Everybody wants to know "what should my conversion rate be?" Although there's no way to provide a specific answer, three recent studies offer some perspective and guidelines for e-commerce retailers.
According to this large-scale e-commerce study, the average conversion rate (measured by sales) is 1.40%. Looking more closely we see about 5% click through rate on website-to-basket and 30% on basket-to-checkout. This suggests a big opportunity to improve the final stage in the conversion funnel.
Mobile and tablet together accounted for nearly half of website traffic (43%) and contributed to just over a quarter of revenue (26%). Mobile alone accounted for 26% of traffic but only 10% of revenue.
Conversion rates vary by device: Desktop 1.8%, Tablet 1.37% and Phone 0.61%.
Of course the study doesn’t indicate to what extent the sites are mobile-friendly and fast loading. Common sense user experience tells us a site that’s slow and difficult to navigate is going to perform poorly, especially in terms of conversion.
Another study by Adobe Digital Index aggregates data from 300 websites and sets the average conversion rate for ecommerce sites at 1.8% and for U.S. retail sites in particular at 3.2%.
The Marketing Sherpa E-commerce Benchmark Study shows that over 70% of the 4,346 ecommerce sites in the survey have a conversion rate greater than 1%.
Two factors have been shown to reduce the overall conversion rate. Websites that have a brick-and-mortar store tend to have lower conversion rates, presumably because shoppers may do research online and then visit the store to complete their purchase. Likewise, if you take phone orders from your website your conversion rate may be lower.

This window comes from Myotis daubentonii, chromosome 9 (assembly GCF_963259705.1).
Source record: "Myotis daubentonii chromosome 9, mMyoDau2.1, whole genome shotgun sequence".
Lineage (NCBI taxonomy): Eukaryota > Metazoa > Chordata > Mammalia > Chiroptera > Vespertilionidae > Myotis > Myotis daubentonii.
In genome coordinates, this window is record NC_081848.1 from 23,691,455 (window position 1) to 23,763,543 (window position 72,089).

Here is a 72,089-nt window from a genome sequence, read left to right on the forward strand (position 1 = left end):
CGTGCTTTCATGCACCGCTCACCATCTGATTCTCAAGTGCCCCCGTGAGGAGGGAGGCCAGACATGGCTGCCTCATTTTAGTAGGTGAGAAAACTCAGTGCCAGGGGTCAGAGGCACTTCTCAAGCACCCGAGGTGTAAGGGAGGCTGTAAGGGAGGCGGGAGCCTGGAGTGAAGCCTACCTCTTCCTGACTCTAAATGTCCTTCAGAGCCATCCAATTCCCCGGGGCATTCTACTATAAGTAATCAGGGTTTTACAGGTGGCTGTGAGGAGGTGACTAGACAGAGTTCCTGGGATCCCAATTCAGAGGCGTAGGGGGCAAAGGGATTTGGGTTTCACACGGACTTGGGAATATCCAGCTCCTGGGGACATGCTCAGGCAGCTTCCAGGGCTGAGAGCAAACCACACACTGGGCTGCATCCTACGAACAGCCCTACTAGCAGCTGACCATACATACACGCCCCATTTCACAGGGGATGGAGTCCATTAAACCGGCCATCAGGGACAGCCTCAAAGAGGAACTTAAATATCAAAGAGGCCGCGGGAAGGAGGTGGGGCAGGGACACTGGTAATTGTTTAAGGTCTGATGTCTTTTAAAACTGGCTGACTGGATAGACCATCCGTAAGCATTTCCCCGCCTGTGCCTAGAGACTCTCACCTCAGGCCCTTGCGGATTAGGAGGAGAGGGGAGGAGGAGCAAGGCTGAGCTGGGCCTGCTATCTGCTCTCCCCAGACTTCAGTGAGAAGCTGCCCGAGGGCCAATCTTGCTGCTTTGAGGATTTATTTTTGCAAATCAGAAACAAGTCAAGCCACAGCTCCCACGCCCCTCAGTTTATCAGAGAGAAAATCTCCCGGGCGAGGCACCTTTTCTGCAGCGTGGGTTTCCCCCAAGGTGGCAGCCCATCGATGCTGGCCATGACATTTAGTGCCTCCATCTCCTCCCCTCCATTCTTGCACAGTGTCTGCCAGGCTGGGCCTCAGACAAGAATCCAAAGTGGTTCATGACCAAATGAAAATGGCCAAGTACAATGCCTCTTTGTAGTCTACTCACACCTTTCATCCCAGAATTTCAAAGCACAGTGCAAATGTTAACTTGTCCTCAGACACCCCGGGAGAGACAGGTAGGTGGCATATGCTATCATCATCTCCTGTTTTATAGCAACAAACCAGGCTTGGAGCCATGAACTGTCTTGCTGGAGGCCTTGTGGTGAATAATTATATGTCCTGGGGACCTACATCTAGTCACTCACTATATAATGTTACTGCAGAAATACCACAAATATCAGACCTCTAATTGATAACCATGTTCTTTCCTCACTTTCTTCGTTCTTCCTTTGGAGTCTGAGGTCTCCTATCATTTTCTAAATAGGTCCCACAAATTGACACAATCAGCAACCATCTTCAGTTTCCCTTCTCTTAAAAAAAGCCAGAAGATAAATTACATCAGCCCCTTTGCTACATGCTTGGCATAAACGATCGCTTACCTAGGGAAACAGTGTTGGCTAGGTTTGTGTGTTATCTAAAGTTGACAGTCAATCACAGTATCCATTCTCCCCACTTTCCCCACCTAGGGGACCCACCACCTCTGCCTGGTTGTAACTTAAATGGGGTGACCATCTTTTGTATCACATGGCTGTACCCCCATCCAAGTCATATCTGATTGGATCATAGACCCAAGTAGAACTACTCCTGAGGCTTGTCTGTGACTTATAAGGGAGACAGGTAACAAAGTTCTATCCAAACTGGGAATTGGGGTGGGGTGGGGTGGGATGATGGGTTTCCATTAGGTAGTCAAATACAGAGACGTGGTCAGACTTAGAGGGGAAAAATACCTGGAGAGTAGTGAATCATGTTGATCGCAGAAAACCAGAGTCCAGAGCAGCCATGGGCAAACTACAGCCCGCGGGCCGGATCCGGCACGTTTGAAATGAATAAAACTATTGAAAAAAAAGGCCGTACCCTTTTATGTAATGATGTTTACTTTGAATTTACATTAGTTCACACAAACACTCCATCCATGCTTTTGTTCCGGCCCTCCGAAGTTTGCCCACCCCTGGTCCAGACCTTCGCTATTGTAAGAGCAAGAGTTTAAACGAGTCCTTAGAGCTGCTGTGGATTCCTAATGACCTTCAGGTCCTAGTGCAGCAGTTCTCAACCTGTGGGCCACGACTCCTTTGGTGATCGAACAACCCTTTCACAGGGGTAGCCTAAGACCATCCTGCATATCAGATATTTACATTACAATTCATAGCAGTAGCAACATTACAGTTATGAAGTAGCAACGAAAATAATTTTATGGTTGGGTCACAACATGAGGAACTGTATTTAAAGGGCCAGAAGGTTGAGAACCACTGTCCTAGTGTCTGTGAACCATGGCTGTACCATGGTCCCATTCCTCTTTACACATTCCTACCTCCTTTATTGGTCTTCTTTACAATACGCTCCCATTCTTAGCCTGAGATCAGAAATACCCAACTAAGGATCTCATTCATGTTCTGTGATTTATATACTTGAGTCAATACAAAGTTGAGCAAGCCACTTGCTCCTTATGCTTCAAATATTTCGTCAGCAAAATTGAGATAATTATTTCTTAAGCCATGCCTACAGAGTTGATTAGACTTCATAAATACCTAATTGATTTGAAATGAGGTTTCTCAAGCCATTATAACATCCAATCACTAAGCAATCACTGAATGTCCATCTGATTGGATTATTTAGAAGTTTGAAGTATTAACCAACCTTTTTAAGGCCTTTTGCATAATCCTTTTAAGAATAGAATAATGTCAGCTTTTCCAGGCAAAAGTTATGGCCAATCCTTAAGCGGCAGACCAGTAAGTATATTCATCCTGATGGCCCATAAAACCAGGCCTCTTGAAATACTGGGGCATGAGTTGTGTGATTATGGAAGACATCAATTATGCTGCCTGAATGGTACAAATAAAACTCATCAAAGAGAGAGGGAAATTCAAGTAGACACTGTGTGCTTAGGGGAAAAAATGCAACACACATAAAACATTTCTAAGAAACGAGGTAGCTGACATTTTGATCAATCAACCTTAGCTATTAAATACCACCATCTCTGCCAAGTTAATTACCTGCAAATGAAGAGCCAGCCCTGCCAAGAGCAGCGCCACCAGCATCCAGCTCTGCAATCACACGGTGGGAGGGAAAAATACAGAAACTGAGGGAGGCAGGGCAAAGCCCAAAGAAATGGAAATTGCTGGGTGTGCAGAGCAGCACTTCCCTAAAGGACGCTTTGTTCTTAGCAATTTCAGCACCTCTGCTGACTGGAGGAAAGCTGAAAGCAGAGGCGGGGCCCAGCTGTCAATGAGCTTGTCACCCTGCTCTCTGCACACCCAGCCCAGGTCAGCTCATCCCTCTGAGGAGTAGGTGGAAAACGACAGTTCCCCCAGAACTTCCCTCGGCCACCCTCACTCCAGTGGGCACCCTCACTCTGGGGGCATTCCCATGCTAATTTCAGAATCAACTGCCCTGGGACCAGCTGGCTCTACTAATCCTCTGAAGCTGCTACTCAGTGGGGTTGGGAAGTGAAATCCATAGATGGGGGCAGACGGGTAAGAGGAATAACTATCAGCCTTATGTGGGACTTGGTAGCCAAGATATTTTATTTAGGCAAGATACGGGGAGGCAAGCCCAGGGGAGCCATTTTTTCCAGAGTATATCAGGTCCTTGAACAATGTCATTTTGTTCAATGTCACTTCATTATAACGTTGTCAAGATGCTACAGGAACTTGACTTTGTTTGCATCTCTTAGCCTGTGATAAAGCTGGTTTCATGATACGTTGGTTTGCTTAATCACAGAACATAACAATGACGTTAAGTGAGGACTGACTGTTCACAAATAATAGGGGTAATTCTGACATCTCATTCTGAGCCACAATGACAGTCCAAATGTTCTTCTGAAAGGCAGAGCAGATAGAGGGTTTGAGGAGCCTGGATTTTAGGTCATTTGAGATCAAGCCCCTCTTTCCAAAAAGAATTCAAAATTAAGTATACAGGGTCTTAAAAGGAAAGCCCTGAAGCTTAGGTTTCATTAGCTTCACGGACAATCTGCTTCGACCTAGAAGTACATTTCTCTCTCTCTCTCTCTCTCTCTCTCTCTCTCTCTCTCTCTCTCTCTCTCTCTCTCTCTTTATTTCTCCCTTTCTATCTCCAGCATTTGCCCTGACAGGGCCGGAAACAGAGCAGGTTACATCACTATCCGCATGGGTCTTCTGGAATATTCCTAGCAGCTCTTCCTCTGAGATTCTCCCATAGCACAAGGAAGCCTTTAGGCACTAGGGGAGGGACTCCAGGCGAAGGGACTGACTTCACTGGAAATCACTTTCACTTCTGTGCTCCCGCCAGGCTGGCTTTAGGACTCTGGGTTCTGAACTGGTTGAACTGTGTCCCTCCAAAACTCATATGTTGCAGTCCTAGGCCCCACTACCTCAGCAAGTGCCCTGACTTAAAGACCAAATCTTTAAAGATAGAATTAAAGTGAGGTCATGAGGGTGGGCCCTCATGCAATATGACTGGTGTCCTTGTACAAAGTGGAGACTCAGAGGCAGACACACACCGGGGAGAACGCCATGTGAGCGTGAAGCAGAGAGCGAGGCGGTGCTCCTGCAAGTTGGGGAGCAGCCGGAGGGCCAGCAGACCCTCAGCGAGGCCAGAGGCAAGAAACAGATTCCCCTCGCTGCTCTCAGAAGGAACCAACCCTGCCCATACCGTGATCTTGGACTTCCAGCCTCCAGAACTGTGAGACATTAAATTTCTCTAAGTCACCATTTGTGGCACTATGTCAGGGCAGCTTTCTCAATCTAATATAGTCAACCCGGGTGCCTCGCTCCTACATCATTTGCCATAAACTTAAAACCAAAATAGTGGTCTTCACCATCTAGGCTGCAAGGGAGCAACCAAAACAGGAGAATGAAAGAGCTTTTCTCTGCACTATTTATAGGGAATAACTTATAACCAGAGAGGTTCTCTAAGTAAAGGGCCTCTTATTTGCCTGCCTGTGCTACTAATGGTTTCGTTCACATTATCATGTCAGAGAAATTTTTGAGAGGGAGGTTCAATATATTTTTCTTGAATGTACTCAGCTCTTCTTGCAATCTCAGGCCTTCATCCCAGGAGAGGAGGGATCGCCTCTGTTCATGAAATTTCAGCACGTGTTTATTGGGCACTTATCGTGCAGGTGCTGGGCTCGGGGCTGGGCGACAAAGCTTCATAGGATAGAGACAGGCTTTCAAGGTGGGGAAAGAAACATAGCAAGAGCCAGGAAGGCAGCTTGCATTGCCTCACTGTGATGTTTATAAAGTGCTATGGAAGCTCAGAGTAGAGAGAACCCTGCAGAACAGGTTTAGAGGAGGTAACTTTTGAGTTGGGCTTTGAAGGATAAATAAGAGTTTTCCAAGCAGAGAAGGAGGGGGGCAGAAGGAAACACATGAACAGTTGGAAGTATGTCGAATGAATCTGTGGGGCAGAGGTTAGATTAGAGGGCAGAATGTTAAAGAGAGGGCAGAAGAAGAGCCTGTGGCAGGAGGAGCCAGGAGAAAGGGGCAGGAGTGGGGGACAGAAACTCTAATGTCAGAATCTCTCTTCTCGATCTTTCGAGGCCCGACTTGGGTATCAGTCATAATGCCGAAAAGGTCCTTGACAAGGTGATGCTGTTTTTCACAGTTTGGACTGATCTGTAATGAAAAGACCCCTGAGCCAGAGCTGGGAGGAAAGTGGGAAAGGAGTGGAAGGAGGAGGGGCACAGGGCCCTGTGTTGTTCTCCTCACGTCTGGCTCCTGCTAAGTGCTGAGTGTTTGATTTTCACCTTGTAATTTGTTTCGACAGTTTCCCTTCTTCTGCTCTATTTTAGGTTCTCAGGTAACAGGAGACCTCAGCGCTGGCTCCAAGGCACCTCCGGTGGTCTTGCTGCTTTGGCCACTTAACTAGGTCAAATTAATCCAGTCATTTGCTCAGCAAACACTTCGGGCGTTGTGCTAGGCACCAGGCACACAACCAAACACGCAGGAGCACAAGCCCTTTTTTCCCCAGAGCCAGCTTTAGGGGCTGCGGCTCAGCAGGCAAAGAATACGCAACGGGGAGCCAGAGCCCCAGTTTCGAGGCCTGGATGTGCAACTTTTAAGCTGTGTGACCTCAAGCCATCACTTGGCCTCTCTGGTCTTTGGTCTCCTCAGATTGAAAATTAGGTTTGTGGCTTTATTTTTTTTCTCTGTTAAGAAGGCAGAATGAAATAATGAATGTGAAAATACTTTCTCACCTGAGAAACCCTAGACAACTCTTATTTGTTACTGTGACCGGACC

Other key performance indicators (KPIs) include "time on site" and "pages viewed."
Both have positive correlations with conversion rate, so we recommend you look at these metrics for your site and come up with a strategy to improve them.
We can distill these studies down to three important lessons:
- Whatever your conversion rate is, it could be higher. Small incremental improvements add up.
- Increasing the time on site and pages viewed will lead to a higher conversion rate.
- If you don’t have a mobile-friendly site or if your site is slow, you’re losing money.
Let's work together
Tell us about your project and we'll get back to you shortly.
Join The Conversation
More On The Blog
8 Best Ruby On Rails Gems For eCommerce Applications
Everyone within the eCommerce space knows of Ruby On Rails. This framework is used by approximately 3,866,870 websites right now, showing just how efficient it can be for creating efficient yet beautiful web applications. Now, this unique Ruby-based framework comes with its fair share of add-ons and extra features to discover as well. One of the most important ones is the gems in Ruby On Rails.
Sol Dieguez — Nov 30, 2022
How To Improve Your eCommerce With PHP
With the ever-changing state of the IT industry and the fluctuating eCommerce development trends, it’s more than necessary to be flexible in trying out different tech stacks for your eCommerce site. Now, PHP is one of the most popular programming languages out there, and one with a long-standing track record.
Sol Dieguez — Nov 24, 2022
Tips For Getting The Most Out Of Your AWS Free Tier
This cloud computing service currently has over one million users, with enterprise-scale customers making up about 10% of their clients. This shows just how widely used AWS is and gives a solid reason to try it out: it seems to work for most eCommerce businesses out there. Now, there’s a way to check out AWS for free and see if it works for your online business.
Sol Dieguez — Nov 18, 2022